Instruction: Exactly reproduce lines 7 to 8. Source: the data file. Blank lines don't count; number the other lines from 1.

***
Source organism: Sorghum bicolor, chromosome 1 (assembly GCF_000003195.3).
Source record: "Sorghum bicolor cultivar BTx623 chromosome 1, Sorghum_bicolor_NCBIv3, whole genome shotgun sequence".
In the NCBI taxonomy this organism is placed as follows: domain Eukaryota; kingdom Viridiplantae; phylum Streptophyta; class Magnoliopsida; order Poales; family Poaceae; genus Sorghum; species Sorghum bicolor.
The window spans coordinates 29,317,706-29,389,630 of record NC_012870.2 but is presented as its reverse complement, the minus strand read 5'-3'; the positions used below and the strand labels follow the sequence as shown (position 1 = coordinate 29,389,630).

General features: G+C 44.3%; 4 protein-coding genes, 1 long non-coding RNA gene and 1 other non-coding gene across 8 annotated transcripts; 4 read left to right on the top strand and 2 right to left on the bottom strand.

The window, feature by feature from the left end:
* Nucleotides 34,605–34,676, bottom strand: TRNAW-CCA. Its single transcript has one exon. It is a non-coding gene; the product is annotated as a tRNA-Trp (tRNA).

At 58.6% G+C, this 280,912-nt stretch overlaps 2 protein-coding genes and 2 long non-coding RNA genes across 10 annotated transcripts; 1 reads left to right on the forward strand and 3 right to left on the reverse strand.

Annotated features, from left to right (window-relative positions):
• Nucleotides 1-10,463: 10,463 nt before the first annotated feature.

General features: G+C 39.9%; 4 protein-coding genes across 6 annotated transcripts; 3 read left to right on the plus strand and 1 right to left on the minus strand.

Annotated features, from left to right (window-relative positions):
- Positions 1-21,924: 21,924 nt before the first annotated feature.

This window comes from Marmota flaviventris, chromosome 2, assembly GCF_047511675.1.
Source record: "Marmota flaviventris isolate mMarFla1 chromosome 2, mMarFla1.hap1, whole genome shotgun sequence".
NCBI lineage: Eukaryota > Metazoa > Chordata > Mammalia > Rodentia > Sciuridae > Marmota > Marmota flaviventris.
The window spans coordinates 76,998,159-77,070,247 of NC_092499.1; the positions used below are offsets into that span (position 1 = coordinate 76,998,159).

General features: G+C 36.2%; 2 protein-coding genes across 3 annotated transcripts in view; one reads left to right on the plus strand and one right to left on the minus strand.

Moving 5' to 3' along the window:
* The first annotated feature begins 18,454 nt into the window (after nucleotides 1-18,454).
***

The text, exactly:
* Nucleotides 34,605–34,676, bottom strand: TRNAW-CCA. Its single transcript has one exon. It is a non-coding gene; the product is annotated as a tRNA-Trp (tRNA).

At 58.6% G+C, this 280,912-nt stretch overlaps 2 protein-coding genes and 2 long non-coding RNA genes across 10 annotated transcripts; 1 reads left to right on the forward strand and 3 right to left on the reverse strand.